By Karen Singh Sep 17, Durban - Female Toyota South Africa Motors employees in Durban fear that they may also fall prey the unwanted sexual advances of a male employee in a management position after he allegedly sexually harassed an assistant manager since the beginning of the year. The employee said according to company policy, minor sexual harassment issues lead to a final written warning and serious ones similar to the one committed should result in a suspension and then dismissal. The employee said Toyota has abdicated on its duty to protect its female employees from an unsafe working environment. TSAM management confirmed that they were made aware of a complaint relating to sexual harassment against the individual in question.
Toyota Motor Corp. Toyota, the world's second-biggest automaker, however, said in a press release Friday that the terms of settlement could not be released because of mutual agreement to keep them confidential. Otaka has since stepped down as the president and chief executive of Toyota's U. Otaka has said he is innocent.
The president of the North American arm of Toyota, the world's second-biggest carmaker, resigned yesterday over allegations that he had sexually harassed his former assistant. Mr Otaka, 65, denies the claims but said he believed staying on as Toyota North America's CEO and president would harm the firm's interests as it tries to overtake General Motors as the world's largest carmaker. Ms Kobayashi, 42, alleges that Mr Otaka arranged for them to be alone on business trips, had her accompany him to social functions, and groped her at a hotel in Washington DC and in New York's Central Park. She claimed he gave her unwanted gifts, boasted of his extramarital affairs and said he wanted her to have his child. When Ms Kobayashi threatened to go public, Toyota executives reportedly told her to resolve the matter privately.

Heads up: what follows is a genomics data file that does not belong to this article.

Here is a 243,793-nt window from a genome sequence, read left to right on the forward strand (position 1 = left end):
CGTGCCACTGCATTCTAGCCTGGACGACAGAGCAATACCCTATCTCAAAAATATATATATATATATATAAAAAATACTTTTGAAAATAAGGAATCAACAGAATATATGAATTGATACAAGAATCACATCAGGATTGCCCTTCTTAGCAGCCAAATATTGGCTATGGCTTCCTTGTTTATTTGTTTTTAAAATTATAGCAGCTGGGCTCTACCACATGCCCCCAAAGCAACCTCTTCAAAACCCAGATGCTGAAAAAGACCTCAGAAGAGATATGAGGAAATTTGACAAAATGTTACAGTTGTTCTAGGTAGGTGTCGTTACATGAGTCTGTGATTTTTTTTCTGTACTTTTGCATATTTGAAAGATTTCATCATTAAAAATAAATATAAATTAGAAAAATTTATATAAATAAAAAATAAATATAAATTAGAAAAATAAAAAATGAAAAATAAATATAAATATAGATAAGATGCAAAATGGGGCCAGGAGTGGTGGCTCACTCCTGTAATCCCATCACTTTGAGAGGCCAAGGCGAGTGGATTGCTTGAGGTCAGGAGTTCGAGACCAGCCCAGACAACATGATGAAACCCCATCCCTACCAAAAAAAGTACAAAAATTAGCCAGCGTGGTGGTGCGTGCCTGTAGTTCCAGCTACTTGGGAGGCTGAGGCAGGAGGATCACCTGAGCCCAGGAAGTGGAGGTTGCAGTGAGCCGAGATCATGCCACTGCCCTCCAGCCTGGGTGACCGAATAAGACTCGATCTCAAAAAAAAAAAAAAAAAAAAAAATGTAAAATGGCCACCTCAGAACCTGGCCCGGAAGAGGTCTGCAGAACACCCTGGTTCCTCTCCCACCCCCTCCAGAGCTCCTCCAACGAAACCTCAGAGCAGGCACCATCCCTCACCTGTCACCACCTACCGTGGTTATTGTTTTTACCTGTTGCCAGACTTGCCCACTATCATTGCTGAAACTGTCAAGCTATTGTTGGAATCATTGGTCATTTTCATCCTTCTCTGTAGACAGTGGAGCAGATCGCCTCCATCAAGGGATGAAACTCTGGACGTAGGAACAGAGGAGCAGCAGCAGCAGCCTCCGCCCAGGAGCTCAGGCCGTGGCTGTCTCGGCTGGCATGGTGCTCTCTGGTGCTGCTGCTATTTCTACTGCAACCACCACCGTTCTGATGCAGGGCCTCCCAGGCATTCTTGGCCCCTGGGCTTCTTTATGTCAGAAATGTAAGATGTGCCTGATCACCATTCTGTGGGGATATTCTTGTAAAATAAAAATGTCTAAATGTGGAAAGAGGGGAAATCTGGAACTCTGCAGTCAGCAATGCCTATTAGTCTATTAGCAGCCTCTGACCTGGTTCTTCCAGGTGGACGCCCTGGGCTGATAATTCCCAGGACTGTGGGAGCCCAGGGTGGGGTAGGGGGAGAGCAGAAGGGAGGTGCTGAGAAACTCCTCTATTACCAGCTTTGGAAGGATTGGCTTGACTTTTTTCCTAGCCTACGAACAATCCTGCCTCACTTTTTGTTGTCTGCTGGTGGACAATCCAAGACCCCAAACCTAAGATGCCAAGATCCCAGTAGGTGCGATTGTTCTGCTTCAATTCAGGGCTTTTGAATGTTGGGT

Kobayashi had worked as an assistant to Hideaki Otaka, who served until May as president and chief executive of Toyota Motor North America, which oversees the company's manufacturing and financial operations from New York. Terms of the settlement, announced in a joint statement by Toyota and lawyers for Ms. Kobayashi, were not disclosed.